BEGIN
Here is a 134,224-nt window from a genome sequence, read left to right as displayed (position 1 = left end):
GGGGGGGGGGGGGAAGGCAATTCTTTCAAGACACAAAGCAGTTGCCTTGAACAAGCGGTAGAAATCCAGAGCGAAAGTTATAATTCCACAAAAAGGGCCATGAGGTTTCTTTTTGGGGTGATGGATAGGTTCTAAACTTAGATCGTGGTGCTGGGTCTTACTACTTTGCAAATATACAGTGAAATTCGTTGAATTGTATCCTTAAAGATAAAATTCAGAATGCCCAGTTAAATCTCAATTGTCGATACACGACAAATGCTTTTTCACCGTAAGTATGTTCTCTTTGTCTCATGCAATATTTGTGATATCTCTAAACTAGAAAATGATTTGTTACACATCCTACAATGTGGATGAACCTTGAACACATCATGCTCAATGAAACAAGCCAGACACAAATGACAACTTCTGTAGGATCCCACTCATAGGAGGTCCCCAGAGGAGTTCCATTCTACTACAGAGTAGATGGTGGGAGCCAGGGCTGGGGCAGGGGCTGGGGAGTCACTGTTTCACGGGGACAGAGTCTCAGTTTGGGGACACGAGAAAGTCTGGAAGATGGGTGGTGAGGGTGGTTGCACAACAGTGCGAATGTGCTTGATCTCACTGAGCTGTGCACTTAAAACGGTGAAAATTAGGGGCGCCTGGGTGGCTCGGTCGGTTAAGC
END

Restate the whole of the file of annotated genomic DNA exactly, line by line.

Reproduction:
Here is a 134,224-nt window from a genome sequence, read left to right as displayed (position 1 = left end):
GGGGGGGGGGGGGAAGGCAATTCTTTCAAGACACAAAGCAGTTGCCTTGAACAAGCGGTAGAAATCCAGAGCGAAAGTTATAATTCCACAAAAAGGGCCATGAGGTTTCTTTTTGGGGTGATGGATAGGTTCTAAACTTAGATCGTGGTGCTGGGTCTTACTACTTTGCAAATATACAGTGAAATTCGTTGAATTGTATCCTTAAAGATAAAATTCAGAATGCCCAGTTAAATCTCAATTGTCGATACACGACAAATGCTTTTTCACCGTAAGTATGTTCTCTTTGTCTCATGCAATATTTGTGATATCTCTAAACTAGAAAATGATTTGTTACACATCCTACAATGTGGATGAACCTTGAACACATCATGCTCAATGAAACAAGCCAGACACAAATGACAACTTCTGTAGGATCCCACTCATAGGAGGTCCCCAGAGGAGTTCCATTCTACTACAGAGTAGATGGTGGGAGCCAGGGCTGGGGCAGGGGCTGGGGAGTCACTGTTTCACGGGGACAGAGTCTCAGTTTGGGGACACGAGAAAGTCTGGAAGATGGGTGGTGAGGGTGGTTGCACAACAGTGCGAATGTGCTTGATCTCACTGAGCTGTGCACTTAAAACGGTGAAAATTAGGGGCGCCTGGGTGGCTCGGTCGGTTAAGC